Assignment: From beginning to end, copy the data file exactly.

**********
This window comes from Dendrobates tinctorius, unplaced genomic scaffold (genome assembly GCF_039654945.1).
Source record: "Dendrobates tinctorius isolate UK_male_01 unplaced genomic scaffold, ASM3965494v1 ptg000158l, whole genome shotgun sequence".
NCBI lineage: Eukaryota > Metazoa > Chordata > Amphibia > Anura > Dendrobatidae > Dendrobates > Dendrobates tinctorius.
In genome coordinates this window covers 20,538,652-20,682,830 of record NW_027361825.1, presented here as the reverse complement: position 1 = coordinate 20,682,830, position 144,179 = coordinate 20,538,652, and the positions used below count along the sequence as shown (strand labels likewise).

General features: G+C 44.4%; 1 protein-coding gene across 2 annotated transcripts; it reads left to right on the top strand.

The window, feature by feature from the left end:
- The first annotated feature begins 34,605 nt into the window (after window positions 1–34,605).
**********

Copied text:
This window comes from Dendrobates tinctorius, unplaced genomic scaffold (genome assembly GCF_039654945.1).
Source record: "Dendrobates tinctorius isolate UK_male_01 unplaced genomic scaffold, ASM3965494v1 ptg000158l, whole genome shotgun sequence".
NCBI lineage: Eukaryota > Metazoa > Chordata > Amphibia > Anura > Dendrobatidae > Dendrobates > Dendrobates tinctorius.
In genome coordinates this window covers 20,538,652-20,682,830 of record NW_027361825.1, presented here as the reverse complement: position 1 = coordinate 20,682,830, position 144,179 = coordinate 20,538,652, and the positions used below count along the sequence as shown (strand labels likewise).

General features: G+C 44.4%; 1 protein-coding gene across 2 annotated transcripts; it reads left to right on the top strand.

The window, feature by feature from the left end:
- The first annotated feature begins 34,605 nt into the window (after window positions 1–34,605).